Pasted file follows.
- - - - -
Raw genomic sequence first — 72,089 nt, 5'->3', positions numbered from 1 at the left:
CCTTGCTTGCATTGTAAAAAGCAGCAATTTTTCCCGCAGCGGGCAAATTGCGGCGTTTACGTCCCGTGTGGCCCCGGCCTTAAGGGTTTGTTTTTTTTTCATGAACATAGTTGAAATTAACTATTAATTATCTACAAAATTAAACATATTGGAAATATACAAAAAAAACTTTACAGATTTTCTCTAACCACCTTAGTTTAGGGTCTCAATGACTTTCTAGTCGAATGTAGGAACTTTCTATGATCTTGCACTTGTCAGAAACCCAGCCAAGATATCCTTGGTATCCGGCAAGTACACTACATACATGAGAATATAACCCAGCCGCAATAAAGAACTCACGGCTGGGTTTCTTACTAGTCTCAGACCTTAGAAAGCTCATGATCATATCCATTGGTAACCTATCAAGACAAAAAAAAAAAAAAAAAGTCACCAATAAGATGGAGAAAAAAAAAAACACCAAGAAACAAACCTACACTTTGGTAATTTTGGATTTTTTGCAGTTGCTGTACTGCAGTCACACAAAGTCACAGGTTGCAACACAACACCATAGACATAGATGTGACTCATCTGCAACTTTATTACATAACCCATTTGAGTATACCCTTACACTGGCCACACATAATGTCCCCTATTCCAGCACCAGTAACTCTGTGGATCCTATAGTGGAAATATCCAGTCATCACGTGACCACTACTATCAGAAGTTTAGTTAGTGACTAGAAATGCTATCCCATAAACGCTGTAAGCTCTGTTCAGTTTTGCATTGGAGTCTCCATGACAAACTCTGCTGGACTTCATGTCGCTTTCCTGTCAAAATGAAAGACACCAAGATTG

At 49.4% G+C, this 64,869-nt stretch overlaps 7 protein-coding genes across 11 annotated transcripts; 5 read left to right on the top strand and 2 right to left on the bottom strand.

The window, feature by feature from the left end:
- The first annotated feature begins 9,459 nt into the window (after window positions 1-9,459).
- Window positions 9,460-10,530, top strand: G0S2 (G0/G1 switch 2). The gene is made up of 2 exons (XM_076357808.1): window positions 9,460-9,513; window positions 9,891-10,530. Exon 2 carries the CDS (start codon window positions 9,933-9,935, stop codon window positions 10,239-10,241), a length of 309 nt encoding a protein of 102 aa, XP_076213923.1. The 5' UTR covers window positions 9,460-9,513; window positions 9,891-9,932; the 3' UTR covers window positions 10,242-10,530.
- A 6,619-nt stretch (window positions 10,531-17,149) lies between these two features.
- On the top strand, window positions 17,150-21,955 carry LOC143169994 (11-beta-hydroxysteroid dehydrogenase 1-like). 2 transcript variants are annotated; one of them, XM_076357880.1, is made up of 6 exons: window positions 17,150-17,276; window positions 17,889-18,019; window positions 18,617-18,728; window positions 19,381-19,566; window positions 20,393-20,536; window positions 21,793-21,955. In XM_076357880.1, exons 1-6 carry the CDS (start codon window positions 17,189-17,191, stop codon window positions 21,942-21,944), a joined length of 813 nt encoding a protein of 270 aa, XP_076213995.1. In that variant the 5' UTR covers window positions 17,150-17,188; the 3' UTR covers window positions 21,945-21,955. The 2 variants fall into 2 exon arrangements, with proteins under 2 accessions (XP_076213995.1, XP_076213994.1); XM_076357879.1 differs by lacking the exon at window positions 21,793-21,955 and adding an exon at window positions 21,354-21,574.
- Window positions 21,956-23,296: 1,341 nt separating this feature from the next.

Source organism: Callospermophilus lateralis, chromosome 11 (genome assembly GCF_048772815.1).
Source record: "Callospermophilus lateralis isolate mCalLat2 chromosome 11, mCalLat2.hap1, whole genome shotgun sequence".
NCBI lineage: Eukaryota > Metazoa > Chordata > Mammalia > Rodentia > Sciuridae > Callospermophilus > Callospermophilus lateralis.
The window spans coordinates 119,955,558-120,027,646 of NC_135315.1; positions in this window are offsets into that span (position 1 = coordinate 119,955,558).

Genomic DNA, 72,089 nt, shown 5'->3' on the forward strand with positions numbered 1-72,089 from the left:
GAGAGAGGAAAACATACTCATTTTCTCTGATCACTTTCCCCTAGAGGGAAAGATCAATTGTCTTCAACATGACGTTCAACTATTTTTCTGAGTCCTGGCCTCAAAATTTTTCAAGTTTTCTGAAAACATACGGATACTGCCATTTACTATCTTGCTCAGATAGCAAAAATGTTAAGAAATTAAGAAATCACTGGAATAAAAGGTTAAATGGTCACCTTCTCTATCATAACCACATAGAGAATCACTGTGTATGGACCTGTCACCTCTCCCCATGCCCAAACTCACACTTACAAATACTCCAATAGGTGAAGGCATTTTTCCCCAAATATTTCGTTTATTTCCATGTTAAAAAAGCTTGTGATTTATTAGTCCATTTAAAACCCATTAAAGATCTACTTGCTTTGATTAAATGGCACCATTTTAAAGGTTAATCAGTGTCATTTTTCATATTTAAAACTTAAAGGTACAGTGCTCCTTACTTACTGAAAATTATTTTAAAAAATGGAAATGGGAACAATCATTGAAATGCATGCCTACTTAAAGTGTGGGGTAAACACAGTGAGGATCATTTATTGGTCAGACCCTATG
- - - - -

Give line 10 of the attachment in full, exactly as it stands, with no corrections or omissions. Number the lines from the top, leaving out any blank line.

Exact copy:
Source organism: Callospermophilus lateralis, chromosome 11 (genome assembly GCF_048772815.1).